Healing

 

Herbalism, spirituality, and energy healing

Incredibly grateful for Jenelyse Woolery’s (see below for contact information and links for more information) transmission of knowledge and history on racism and appropriation within the herbalism and healing fields. She hosts an online herbalism program specifically for B-I-POC people called Indigi Golden Herbal Academy to reclaim B-I-POC ancestral knowledge free from white commercialization, appropriation, and resell of our traditional knowledge, wisdom, and lineages. She also hosts various workshops, including this one Decolonizing herbalism¬†which I highly recommend if you are any sort of holistic health practitioner or have a business offering any sort of healing practices; white women specifically are comfortable in profiting off of because they are validated, considered safe and official, and supported by society its a good idea to check yourself on this and why that is.

Below is a start through some topics and thought take aways covered in the workshop Decolonizing Herbalism by Jenelyse Woolery:

Commercialized or mainstream healing spaces are white spaces. Have you noticed that most people selling healing services, books, courses, or retreats are white?

This is because of the history of demonizing black, Indigenous, and POC and forbidding them to practice any of their healing modalities safely. Africans, for example, would be killed if caught practicing herbalism because the slave drivers feared the Africans would try to poison them. This conditioning is still fresh in our bones to be very cautious of who, where, and how we open up to sharing any part of our connection to traditional medicine or healing because it has intergenerationally been a risk. Previously of death, now more so to humiliation or theft of knowledge. It has not been safe for b-I-POC to openly practice or share these practices because it risks being violated, shamed, or having them killed physically or emotionally.

Through various forms of manipulation and trickery, white people would and continue to use B-I-POC for their traditional and ancestral knowledge, take their knowledge, and start businesses commercializing, exploiting, and appropriating these knowledge systems. The detrimental part has been that this is without credit, reciprocation, or recognition instead; the demonization and oppression towards the people’s those medicines originated. White women have benefited from a livelihood where they are permitted to share and maintain a validated public reputation that is of interest and considered safe because they are white, thriving through herbal and healing resurgences that B-I-POC have been completed left out of. Hurting relationships and with vast breaches of trust.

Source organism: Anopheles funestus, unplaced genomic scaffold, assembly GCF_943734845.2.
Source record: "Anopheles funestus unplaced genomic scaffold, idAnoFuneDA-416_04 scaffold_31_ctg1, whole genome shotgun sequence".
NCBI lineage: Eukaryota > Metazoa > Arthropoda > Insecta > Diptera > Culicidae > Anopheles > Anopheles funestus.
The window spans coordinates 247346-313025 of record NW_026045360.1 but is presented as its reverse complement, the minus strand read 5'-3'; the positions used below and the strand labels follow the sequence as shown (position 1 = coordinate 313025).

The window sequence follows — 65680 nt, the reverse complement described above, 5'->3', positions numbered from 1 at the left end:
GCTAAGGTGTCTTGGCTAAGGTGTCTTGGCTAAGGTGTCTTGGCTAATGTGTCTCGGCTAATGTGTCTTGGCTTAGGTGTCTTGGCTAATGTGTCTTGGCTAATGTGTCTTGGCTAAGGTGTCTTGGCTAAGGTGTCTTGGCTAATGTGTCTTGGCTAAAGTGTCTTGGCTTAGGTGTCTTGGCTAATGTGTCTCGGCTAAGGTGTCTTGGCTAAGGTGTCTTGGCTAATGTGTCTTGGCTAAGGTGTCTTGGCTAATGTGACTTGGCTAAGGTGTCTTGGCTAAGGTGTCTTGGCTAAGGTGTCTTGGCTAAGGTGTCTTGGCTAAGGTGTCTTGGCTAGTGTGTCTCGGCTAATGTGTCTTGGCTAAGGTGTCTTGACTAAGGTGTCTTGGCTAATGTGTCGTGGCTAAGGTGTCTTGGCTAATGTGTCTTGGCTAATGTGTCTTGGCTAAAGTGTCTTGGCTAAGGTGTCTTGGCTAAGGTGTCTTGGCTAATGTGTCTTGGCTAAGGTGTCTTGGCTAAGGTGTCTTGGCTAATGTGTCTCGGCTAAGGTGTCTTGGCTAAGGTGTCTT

This conditioning to demonize B-I-POC and their traditional practices is so widespread people don’t even realize they do it. There has been widespread delegitimization when a B-I-POC offers a healing practice, it is often considered woo woo or superstitious when people pay hundreds and thousands of dollars to participate in a white person’s retreat or service but are skeptical to support or believe in someone of colors.

People who actively promote their healing services are primarily white because it is safe and normalized to have no shame in appropriating practices and starting businesses for them. Whereas this is something that is so sacred and of caution for B-I-POC that really limits us to being seen. Most elders will receive respect from white people, so they take their knowledge systems, but the demonization is still so prevalent in younger people. It is common for you to mention a healing practice to a white person, and they respond: Oh well, is that actually real? It seems like something you shouldn’t charge money for, so many people are commercializing off health and wellness, true, but b-I-POC have been excluded from this. This is something b-I-POC have not seen money for, ever. The system has erased their inclusion in any financial inclusion to the healing resurgences of our practices.

B-I-POC have been excluded from all healing resurgences, and now when b-I-POC want to reclaim their ancestral knowledge or callings in order to become official and certified, they need to pay to take courses from white people as all the B-I-POC have been killed or don’t openly advertise from fear or oppression within the system we live in. It is offensive to have to learn what was stolen from your family line by those who did the stealing and appropriating and support their business and still have no cognition on their part of how this is not okay. I am so grateful to Jenelyse Woolery program for breaking this cycle and reconnecting B-I-POC with their traditional heritage and medicinal practices.

Some questions to reflect on:

How are you unconsciously demonizing B-I-POC and their healing modalities?

How have you discredited B-I-POC and their offerings while supporting white people’s businesses?

Do you see examples of white women profiting off alternative medical approaches while African and Native or POC practitioners are demonized or considered not legitimate or superstitious?

As white people or white women, how will you start giving credit to where your practices come from and giving back to their origins? How will you start building relations of genuine trust and reciprocation without trickery or manipulation in taking something from us.

 

Links to connect with Jenelyse and her offerings:

https://www.indigigoldenherbals.org

https://www.instagram.com/indigigoldenherbalacademy/

https://www.indigigoldenherbals.org/herbalremedies

2/22 Decolonizing Herbalism w/ Jenelyse Woolery